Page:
A Few More Thoughts on the Shelby County Case

I have now had a chance to read Judge Bates‘s opinion in the Shelby County case more closely.  This is a significant and scholarly opinion from a George W. Bush appointee—such an opinion could carry some weight with Justice Kennedy (or at least serve as the basis for a strong and passionate dissent), if and when this case reaches the Supreme Court.

In some ways this opinion tracks the NAMUDNO three-judge panel opinion, which initially upheld section 5 against constitutional challenge before the case was reversed on questionable statutory grounds by the Supreme Court.  But this opinion is stronger in a few ways.

First, the opinion may be taken more seriously by the Supreme Court because the author not only is a more conservative judge than Judge Tatel, author of the original NAMUDNO opinion.  It also applies a tough standard of review (“congruence and proportionality” rather than “rationality”), an issue on which the NAMUDNO court hedged, and still held the law met the tougher standard for demonstrating appropriate congressional power.

Second, Judge Bates had the advantage of the Supreme Court’s tea leaves in NAMUDNO.  He wrote the opinion specifically responding to some of the concerns about whether the law exceeded congressional power which the Supreme Court had flagged.

Finally, Judge Bates seemed to do a very good job dealing with both the current evidence of discrimination in the record (from the 1980s, 1990s and 2000s, as he says) as well as the “Bull Connor is Dead” problem.  Many readers will walk away from the opinion thinking that if section 5 disappeared, discrimination based upon race in voting would reappear and grow in covered jurisdictions.  (He does a very good job as well connecting private acts of racially polarized voting to specific state action.)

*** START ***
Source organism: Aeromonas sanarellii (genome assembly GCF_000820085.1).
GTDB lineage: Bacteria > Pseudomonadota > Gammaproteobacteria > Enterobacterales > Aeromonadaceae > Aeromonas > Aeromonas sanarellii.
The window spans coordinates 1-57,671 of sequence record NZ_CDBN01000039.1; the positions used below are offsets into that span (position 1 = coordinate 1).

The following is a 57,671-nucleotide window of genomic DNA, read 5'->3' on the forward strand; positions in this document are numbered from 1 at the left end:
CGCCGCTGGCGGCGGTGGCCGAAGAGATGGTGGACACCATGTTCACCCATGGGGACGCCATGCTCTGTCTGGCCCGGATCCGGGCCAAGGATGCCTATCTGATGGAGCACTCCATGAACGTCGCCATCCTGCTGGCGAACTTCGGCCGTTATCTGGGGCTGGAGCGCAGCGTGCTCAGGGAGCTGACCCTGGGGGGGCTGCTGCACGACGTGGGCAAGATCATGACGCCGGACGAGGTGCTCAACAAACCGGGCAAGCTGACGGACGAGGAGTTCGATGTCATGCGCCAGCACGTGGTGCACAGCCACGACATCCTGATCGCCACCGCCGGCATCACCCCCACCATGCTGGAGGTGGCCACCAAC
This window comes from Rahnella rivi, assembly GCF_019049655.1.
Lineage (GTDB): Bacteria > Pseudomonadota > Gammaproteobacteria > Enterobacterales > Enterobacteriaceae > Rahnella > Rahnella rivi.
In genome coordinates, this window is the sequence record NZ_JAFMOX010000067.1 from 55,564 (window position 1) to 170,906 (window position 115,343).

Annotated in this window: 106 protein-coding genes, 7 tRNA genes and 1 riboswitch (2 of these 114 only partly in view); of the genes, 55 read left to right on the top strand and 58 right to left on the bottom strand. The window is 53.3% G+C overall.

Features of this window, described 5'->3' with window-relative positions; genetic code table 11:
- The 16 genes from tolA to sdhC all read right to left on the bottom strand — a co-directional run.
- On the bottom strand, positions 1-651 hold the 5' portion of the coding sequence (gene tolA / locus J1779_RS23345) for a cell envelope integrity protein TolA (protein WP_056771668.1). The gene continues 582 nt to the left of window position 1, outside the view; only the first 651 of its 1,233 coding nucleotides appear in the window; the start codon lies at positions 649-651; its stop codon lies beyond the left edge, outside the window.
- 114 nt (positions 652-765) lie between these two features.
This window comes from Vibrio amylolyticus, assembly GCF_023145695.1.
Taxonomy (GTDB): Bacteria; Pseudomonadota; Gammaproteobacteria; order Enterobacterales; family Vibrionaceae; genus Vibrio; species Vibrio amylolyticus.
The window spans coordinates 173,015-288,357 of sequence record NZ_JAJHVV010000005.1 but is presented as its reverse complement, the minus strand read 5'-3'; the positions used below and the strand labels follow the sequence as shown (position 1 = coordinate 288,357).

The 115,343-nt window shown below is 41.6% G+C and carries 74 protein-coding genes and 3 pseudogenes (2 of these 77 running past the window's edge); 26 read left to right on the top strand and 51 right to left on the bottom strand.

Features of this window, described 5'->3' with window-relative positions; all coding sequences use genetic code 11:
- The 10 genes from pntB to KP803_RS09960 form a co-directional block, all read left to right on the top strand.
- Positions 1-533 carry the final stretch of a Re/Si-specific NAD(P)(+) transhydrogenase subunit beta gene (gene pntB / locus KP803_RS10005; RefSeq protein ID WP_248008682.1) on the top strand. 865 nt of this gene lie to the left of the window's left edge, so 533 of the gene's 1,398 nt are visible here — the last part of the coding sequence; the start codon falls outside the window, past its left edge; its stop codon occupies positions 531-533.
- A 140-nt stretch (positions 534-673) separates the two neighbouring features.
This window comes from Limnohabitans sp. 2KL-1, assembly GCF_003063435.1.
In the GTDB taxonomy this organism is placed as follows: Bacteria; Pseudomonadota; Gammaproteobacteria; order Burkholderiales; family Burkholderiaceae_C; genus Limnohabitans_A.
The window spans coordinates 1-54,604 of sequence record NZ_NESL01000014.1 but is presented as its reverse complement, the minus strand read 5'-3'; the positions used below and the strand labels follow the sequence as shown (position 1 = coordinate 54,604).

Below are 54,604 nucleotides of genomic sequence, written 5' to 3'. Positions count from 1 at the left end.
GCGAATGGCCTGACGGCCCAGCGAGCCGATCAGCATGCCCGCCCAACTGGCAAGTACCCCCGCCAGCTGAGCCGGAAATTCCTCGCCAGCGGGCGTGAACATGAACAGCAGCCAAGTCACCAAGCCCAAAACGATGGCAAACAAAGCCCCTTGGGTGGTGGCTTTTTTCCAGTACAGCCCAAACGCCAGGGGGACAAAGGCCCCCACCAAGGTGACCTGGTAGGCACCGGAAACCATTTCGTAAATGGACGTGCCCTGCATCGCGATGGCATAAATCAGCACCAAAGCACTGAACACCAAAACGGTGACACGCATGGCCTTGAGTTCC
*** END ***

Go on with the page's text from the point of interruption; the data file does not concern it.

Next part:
If there’s one place where I see some vulnerability, it is on the question of whether the danger of racial discrimination in voting is especially high in the covered jurisdictions compared to the rest of the country (not subject to preclearance).  Judge Bates deals with this at the end of the opinion, and it does not seem to me he had brought forward a lot of evidence that the problems within the covered jurisdictions are different in kind from those elsewhere—the section 2 evidence, for reasons Judge Bates explains, seems to me to be not good proof of intentional race discrimination.

To be sure, there is a big question whether it will be necessary to show the differential risk of discrimination in order to get the Court to uphold the law’s constitutionality.  But to the extent it turns on this question, I expect it to get a lot of play in the D.C. Circuit appeal, and eventually before the Supreme Court.


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